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||Sun, February 17, 2002 at 11:38 PM GMT
||Microsoft Internet Explorer V5.5 using Windows 98
||They submitted at least a few, but the crucial incriminating question is when did they submit them?
There were quite a few of us who noticed that when the .info whois was updated, Go
Daddy submissions seemed to be missing. In fact, they appeared in the whois a day
or two later, and other people agreed with me at the time that statistically Go Daddy's
successful submissions were much lower than other registrars.|
People started to
wonder if they had gone out of business, or did not have enough money to register
the names, as the Afilias round robin rules stated that the registrar had to have
the funds in their bank for a successful application.
One explanation for their
delayed inclusion in the whois and the statistically very poor application success
rate is that they (for whatever reason) waited until after the landrush and then
submitted the names at the very beginning of the live period. This means if there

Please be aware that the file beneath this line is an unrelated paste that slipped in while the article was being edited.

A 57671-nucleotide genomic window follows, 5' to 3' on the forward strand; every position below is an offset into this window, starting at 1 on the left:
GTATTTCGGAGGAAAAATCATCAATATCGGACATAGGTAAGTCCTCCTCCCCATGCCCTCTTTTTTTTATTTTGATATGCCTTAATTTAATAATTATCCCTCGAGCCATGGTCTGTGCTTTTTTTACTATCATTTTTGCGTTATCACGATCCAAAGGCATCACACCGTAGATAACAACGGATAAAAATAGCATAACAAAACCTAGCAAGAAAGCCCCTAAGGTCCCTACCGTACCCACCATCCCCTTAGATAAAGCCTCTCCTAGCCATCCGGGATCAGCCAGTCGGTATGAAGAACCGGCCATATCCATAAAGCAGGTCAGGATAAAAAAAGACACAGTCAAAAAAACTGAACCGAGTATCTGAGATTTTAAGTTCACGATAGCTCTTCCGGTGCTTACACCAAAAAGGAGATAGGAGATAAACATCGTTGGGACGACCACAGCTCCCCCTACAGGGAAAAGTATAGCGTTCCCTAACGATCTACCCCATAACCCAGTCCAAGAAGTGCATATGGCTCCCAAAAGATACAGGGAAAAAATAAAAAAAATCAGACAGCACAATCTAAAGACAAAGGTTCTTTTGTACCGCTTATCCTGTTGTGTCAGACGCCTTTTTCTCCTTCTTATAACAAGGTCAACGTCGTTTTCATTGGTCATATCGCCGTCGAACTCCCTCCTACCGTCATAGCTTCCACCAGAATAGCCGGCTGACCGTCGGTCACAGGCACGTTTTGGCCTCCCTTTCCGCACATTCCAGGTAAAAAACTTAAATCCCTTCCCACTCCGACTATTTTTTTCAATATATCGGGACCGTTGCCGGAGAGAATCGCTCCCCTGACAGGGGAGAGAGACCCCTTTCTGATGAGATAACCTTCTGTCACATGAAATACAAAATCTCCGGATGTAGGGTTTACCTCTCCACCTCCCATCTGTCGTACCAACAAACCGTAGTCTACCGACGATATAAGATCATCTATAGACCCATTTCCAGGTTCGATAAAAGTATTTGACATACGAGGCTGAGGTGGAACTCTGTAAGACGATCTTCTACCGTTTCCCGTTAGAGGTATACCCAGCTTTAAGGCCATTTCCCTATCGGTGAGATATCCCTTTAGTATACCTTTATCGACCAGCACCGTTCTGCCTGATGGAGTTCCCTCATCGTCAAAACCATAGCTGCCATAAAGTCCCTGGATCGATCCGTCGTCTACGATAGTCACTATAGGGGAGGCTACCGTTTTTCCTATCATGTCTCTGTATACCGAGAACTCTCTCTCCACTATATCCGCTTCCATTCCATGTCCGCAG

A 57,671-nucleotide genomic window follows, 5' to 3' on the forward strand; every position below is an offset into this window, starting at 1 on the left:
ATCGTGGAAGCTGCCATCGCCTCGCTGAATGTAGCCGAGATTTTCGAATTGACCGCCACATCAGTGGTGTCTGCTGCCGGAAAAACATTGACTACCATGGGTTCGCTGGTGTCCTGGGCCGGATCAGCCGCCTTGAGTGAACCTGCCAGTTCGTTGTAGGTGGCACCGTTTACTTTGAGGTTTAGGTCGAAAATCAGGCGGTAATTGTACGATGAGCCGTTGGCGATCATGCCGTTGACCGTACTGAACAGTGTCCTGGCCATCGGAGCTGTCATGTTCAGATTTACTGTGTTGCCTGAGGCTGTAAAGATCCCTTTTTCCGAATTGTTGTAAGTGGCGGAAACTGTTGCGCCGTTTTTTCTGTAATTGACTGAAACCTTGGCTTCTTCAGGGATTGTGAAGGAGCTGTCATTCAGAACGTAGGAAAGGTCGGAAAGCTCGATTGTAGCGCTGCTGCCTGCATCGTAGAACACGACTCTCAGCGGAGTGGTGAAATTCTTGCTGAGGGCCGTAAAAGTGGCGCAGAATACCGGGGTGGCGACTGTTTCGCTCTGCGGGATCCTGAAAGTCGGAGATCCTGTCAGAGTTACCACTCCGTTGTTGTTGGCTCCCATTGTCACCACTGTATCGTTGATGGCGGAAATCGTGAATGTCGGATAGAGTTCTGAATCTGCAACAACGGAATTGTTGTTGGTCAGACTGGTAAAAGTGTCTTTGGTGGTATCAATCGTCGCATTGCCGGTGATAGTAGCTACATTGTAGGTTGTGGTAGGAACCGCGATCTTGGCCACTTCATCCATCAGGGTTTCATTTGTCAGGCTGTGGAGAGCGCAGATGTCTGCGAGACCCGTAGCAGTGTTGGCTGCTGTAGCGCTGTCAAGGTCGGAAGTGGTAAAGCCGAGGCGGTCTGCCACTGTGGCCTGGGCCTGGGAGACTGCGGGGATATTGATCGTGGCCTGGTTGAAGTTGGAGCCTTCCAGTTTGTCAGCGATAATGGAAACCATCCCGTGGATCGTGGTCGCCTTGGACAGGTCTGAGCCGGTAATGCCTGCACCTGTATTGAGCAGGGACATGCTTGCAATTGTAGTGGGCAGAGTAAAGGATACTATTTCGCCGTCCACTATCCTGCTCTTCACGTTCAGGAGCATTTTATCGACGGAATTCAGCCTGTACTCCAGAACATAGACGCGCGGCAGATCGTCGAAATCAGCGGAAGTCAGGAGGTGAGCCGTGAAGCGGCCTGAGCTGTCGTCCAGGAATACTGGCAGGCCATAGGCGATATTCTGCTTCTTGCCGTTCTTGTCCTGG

was a second application for the name through another registrar, it would be successful
over the Go Daddy app.
Perhaps this is not true. It is just a theory, but unfortunately
in this culture of 'non-communication' and corruption we have no way of finding out
whether foulplay has occurred. Of course we will think the worst if no-one will stand
up and explain things that don't seem to add up.
But even if they did keep a load
of prereg fees without submitting the apps, is there anything anyone can do anyway?
Obviously there is no point in metioning it to ICANN, as it is not part of their
agenda. Is there another department which supposedly looks into alleged cons?
it really the case that the American government offers its citizens no consumer protection?
What can Americans do when they've been ripped off by a registrar trading in their
own land? Is the only option a private court case? No help or protection from their